> >brakes are actually the components that have made perhaps the

> >greatest improvement to overall racing performance. New brakes,

> >including all of the accessory elements like brake pads, cable

> >housing, cables, lever hoods and rim treatments, have greatly

> >improved performance. Without these improvements, none of the old

> >school brakes worked terribly well. With large and strong enough

> >hands, and all these new accessory elements, I agree that you can

> >get old school brakes to brake virtually as well as modern ones, but

> >what is overseen in this is the amount of energy spent and all those

> >people with either small hands or not overly strong hands. Under

> >racing conditions or riding a fully loaded touring bike or tandem,

> >the energy spent braking becomes quite extreme and this is a readily

> >measurable quantity, anybody denying this is simply lying to

> >themselves. The same goes for brake modulation.


> I agree if you include the Mafacs as "modern" brakes. When I changed

> from Campy sidepulls to Mafacs on my main bike (before: Marinoni

> Columbus SL with Campy Victory, which in performance are identical to

> NR/SR, various pads including Campy, Dia-Compe, Matthauser, after the

> Rivendell with 1960s NOS Mafac Competitions brazed-on, Matthauser

> pads), I had to get used to braking with one finger instead of the

> full force of my hands. Same cables, older-style non-anodized rims on

> the Rivendell vs. modern Campy and Wolber on the Marinoni.


> Even a child with weak hands would have no problem getting the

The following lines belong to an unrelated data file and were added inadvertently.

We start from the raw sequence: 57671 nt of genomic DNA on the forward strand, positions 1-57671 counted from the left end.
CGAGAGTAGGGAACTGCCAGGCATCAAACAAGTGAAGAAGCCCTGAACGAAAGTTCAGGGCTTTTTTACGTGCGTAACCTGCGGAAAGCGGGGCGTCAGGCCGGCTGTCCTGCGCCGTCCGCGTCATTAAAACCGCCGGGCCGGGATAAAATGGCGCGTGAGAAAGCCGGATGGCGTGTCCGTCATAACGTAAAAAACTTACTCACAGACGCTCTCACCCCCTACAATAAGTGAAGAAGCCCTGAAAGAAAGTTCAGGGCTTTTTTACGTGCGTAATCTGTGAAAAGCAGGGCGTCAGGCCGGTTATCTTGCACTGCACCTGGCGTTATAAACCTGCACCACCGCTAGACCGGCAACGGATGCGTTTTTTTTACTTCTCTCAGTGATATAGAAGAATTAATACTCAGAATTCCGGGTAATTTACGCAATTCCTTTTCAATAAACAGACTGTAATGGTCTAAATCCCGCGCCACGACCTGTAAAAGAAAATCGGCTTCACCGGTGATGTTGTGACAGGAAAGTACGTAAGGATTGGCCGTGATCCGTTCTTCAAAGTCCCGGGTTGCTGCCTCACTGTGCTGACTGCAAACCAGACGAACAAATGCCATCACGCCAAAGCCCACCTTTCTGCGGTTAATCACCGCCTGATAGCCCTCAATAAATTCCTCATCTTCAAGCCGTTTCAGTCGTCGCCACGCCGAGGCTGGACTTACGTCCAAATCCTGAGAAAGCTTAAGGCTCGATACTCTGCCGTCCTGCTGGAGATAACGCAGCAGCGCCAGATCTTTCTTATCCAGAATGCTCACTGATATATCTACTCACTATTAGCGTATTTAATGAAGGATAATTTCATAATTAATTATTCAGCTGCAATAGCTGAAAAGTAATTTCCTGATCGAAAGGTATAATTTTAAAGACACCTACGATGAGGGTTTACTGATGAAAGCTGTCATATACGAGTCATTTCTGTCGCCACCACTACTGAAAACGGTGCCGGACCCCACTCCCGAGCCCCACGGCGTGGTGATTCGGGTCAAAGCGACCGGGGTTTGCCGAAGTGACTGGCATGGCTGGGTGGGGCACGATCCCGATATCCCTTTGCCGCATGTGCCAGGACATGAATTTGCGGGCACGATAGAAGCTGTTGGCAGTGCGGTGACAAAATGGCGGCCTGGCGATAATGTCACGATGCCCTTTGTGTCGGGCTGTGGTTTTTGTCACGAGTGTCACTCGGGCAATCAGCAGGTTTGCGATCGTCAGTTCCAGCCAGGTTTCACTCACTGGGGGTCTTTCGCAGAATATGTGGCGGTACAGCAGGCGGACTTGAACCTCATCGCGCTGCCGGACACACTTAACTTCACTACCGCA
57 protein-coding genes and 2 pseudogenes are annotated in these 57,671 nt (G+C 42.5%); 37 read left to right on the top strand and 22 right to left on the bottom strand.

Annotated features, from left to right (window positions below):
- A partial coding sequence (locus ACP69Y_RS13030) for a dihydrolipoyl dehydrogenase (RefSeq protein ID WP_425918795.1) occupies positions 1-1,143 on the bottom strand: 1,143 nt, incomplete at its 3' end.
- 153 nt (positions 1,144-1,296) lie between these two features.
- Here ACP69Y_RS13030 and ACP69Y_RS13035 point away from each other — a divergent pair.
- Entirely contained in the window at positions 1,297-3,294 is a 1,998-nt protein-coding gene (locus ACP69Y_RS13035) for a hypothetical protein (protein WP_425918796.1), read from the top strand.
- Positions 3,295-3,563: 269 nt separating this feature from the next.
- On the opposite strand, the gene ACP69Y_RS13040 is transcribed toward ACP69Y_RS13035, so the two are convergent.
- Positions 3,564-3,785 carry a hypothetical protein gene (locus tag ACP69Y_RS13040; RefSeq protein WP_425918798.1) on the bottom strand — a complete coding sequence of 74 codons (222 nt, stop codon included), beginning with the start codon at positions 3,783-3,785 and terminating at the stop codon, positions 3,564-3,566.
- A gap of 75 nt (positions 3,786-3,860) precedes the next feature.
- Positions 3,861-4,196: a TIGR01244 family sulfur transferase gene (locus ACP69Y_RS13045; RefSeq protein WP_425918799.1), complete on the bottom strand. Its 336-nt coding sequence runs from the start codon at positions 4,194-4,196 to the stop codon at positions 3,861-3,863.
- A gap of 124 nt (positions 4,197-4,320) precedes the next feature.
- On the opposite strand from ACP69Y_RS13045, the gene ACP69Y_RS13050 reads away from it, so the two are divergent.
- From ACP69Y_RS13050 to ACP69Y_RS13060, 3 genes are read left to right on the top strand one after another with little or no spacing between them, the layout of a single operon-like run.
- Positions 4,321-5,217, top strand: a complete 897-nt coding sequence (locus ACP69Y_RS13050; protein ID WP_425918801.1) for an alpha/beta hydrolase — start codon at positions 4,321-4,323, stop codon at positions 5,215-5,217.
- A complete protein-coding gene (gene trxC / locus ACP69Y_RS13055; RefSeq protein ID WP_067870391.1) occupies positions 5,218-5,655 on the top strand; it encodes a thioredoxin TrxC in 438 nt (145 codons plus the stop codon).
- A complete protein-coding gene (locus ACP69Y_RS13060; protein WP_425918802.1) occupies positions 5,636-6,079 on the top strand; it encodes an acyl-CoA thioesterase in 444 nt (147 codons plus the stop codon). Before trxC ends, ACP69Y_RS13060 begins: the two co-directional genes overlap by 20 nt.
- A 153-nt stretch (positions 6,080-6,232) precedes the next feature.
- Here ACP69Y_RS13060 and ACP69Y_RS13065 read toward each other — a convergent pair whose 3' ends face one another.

> Rivendell to stop in no time. I once tried the Campy Delta brakes,

> but my hands weren't strong enough to get good stopping power out of

> them. (Maybe the mechanical advantage is adjustable on these, in

> which case it would be unfair to blame the brake.)


> Even set-up as they were originally (my 1965 Cinelli with Mafac Top

> 63 brakes has the original cables, housing, even pads!), the

> centerpulls y work great. Sometimes they may squeal, but they always

> modulate speed well. In fact, they even stop the bike.


> When racing with the above-mentioned Campys after the advent of dual

> pivot brakes, it was a bit disconcerting at times, when bikes in

> front of me "modulated speed" so much quicker than I was able to do.

> In fact, even the first-generation Ultegra sidepull brakes were far

> superior in speed modulation, as I noticed when I almost ran into

> Barbara several times. I no longer have this problem, as I use the

> Mafacs on most bikes now.


> However, in actual racing (vs. city riding), braking really isn't

> that important, so the inferior speed modulation power wasn't a big

> issue. I think that is what Campy (or maybe it was somebody else

> talking about Campy) was trying to say: In racing, you decrease your

> speed from 45 to 30 mph occasionally, to take a turn. On tight

> switchbacks, you might even decelerate to 25 mph... With the wind

> resistance on your side, that isn't a big task for your brakes. Any

> decent brake will do fine, especially as there are few descents used

> for races that are steeper than 10%. In my experience, the problem

> usually were timid racers who braked more than I anticipated, a

> problem professionals presumably don't face.


> Riding in the city, on a 12-14% hill with a stop sign at the bottom

> puts much higher demands on braking performance.


> "Braking only slows you down" a Cat. 1/Pro racer once told me as I

> was getting into cycling...

> --

> Jan Heine, Seattle

> Editor/Publisher

> Vintage Bicycle Quarterly